Melissa Wertheimer, BMA Archives intern
My love for archival research and processing began during my graduate studies at the Peabody Institute where I studied flute and piccolo. I’ve worked in the Peabody Institute Archives with special collections of music manuscripts, photographs, recordings, and ephemera. At the Walters Art Museum Archives, my work with curatorial records and special collections led to a lecture about the museum’s own Monuments Man. I was thrilled to expand my historical knowledge of Baltimore’s great artistic institutions during my five-month internship in the BMA Archives.
My first project at the BMA Archives was sponsored by the National Historical Publications and Records Commission (NHPRC): processing the photographs, negatives, and slides related to the BMA’s architectural history. The Buildings and Grounds Photographs Collection provides a visual timeline of the museum and the surrounding property’s physical growth, architectural changes, renovations, and various uses.
To boil down the contents of this collection to one word, it is all about space: why we create it, who it’s for, how it’s used, what it represents, and what the literal and figurative boundaries are. As a budding archivist in 2015 Baltimore, these questions hold particular relevance as I watch my adopted Baltimore home evolve. I’ve lived here for seven years, and I can’t help but notice that this city’s abundance of historical architecture serves as a quiet, nostalgic onlooker to change. I find it ironic and poetic that change is the consistent tie between old and new.
As a trained musician, especially a performer of contemporary music, these philosophical questions about space are vital to my understanding of artistic intent and creative musical programming. When I perform, the space itself is important to me. Not merely the venue, but the layout of the space, the acoustics, and the allowance for movement. Professional musicians are used to adjusting for acoustics; the amount of reverb in a space directly affects how fast or slow a piece can be played without muddiness. But, I often feel the experience of sharing music in spaces with others falls short because the audience is a faraway clump of people. I’ve found that the slightest adjustments in performer/audience proximity and seat orientation make a world of difference. I even move about a space as I perform if that choice enhances the musical experience. I play with space in these ways to not only enhance the “weirdness” or “novelty” of a contemporary work, but also to breathe new life into canonical repertoire. In these ways, the concept of space itself is a vehicle for change.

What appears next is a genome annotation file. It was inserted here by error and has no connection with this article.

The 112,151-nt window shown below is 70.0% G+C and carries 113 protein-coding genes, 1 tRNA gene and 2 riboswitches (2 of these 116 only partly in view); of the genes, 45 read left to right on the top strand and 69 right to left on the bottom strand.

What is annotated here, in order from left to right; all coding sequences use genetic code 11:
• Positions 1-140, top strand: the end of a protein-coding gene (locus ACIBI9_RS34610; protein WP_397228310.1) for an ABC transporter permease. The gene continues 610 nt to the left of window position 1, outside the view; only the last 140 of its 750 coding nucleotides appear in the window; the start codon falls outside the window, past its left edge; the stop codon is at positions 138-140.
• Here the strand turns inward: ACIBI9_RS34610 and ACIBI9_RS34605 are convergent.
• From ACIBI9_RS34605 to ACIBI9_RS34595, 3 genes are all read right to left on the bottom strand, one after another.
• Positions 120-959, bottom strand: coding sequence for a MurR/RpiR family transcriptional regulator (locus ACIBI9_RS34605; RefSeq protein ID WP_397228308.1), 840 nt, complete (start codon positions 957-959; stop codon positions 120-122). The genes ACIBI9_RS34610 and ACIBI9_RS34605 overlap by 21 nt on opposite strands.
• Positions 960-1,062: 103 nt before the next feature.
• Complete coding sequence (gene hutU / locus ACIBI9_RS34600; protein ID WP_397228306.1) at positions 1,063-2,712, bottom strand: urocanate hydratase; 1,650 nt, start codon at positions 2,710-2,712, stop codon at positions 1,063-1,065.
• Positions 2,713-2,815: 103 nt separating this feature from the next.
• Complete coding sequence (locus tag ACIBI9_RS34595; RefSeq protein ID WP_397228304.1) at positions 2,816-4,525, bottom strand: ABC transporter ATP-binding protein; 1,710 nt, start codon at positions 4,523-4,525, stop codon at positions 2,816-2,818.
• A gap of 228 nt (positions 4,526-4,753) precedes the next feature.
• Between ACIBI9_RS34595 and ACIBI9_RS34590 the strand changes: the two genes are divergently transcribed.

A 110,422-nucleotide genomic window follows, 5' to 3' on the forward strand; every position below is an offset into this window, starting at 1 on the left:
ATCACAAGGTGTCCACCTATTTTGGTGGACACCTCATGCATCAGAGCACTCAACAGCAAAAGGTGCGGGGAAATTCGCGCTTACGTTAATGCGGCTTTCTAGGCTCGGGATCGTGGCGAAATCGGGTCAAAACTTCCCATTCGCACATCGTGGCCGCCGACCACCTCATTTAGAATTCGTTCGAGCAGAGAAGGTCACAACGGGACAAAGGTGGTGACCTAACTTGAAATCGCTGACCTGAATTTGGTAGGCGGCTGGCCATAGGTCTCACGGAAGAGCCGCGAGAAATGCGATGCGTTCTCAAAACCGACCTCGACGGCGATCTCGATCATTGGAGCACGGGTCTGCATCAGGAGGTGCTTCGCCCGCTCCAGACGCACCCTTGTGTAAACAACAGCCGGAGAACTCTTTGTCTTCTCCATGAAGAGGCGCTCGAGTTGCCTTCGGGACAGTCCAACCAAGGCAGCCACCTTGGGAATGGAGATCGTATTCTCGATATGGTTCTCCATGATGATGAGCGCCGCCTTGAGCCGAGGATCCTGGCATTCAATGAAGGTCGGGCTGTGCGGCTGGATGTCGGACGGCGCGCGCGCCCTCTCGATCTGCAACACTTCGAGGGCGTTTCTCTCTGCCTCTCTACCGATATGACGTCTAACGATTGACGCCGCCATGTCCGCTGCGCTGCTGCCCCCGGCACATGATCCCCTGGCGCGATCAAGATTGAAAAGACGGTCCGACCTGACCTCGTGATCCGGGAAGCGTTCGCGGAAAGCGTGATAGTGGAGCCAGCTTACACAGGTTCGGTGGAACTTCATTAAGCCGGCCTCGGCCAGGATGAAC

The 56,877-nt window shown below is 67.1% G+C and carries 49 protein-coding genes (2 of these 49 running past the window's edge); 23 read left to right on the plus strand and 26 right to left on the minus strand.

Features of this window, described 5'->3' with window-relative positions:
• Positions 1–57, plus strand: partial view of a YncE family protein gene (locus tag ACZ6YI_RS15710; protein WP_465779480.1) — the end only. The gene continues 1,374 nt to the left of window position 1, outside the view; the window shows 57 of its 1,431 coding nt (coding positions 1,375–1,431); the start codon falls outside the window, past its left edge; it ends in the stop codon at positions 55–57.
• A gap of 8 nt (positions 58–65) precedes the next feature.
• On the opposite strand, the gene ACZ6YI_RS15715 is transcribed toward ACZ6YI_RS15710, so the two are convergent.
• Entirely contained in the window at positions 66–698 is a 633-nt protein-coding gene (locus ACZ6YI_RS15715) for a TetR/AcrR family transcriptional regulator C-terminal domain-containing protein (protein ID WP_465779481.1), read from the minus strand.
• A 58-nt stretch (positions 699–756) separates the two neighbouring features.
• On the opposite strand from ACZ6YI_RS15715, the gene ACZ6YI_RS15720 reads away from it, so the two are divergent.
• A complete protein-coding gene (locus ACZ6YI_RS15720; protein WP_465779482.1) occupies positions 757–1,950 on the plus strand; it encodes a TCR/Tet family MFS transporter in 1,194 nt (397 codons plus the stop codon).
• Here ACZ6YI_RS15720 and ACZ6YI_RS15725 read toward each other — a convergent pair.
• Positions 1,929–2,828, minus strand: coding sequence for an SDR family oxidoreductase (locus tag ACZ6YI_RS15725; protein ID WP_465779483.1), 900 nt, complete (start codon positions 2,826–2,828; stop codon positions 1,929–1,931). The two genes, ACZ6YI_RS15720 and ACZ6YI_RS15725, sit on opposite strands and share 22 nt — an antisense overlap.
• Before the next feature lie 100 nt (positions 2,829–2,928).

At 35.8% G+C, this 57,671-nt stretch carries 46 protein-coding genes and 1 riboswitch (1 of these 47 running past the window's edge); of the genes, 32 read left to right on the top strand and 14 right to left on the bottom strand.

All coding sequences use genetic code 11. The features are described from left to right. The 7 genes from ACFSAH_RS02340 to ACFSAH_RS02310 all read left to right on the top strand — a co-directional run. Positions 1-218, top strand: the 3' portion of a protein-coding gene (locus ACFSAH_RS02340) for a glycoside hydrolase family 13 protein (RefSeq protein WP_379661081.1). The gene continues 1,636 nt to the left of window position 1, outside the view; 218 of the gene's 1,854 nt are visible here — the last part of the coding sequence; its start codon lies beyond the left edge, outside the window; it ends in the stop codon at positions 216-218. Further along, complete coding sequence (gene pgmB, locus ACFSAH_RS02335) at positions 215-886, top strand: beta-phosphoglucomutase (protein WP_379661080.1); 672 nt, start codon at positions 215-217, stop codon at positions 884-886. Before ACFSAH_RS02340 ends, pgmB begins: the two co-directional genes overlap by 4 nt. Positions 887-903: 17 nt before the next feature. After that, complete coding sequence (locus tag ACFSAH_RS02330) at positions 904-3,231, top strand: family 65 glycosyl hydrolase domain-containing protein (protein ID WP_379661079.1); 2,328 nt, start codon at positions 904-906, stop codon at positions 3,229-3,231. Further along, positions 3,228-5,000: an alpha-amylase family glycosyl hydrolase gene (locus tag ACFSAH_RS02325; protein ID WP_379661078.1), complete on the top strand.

During the four months I worked on the Buildings and Grounds Photographs Collection, one space struck me more than any other to mirror changes at the BMA: the Garden Room (not currently accessible to the public). Depending upon the decade, it could be called many other names: the Print Exhibition Room, the Members Room, the Sales and Rental Gallery, or the Café. Most recently, the Garden Room served as a temporary visitor’s entrance during the Historic Merrick Entrance renovation. This easily adaptable space is located on the ground floor of the BMA’s original John Russell Pope Building with the entrance facing onto the west museum grounds.
The story of this space is best told by the archival photographs themselves. I hope you enjoy the images and that they inspire you to consider the ideas of space and change as you move about any city you call home.
Contact me through my website, www.melissa-wertheimer.com. Let’s nerd out together.